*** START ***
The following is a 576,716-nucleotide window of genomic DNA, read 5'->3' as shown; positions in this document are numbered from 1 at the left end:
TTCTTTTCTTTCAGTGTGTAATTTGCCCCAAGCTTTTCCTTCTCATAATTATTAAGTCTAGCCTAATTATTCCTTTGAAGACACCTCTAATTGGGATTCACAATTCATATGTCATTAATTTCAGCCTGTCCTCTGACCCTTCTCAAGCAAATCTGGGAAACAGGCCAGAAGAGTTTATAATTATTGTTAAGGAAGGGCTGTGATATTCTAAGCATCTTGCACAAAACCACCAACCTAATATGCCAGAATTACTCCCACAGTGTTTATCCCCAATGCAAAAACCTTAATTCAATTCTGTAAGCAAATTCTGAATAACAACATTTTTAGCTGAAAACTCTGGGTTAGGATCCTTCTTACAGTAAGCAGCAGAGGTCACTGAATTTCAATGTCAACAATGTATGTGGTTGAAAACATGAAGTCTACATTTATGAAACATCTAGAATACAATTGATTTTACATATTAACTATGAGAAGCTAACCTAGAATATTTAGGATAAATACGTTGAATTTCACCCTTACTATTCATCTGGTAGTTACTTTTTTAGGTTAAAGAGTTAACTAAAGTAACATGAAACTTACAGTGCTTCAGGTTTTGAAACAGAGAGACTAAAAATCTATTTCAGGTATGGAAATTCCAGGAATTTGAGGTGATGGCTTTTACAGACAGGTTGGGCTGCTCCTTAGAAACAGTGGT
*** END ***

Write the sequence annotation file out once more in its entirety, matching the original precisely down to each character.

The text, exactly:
The following is a 576,716-nucleotide window of genomic DNA, read 5'->3' as shown; positions in this document are numbered from 1 at the left end:
TTCTTTTCTTTCAGTGTGTAATTTGCCCCAAGCTTTTCCTTCTCATAATTATTAAGTCTAGCCTAATTATTCCTTTGAAGACACCTCTAATTGGGATTCACAATTCATATGTCATTAATTTCAGCCTGTCCTCTGACCCTTCTCAAGCAAATCTGGGAAACAGGCCAGAAGAGTTTATAATTATTGTTAAGGAAGGGCTGTGATATTCTAAGCATCTTGCACAAAACCACCAACCTAATATGCCAGAATTACTCCCACAGTGTTTATCCCCAATGCAAAAACCTTAATTCAATTCTGTAAGCAAATTCTGAATAACAACATTTTTAGCTGAAAACTCTGGGTTAGGATCCTTCTTACAGTAAGCAGCAGAGGTCACTGAATTTCAATGTCAACAATGTATGTGGTTGAAAACATGAAGTCTACATTTATGAAACATCTAGAATACAATTGATTTTACATATTAACTATGAGAAGCTAACCTAGAATATTTAGGATAAATACGTTGAATTTCACCCTTACTATTCATCTGGTAGTTACTTTTTTAGGTTAAAGAGTTAACTAAAGTAACATGAAACTTACAGTGCTTCAGGTTTTGAAACAGAGAGACTAAAAATCTATTTCAGGTATGGAAATTCCAGGAATTTGAGGTGATGGCTTTTACAGACAGGTTGGGCTGCTCCTTAGAAACAGTGGT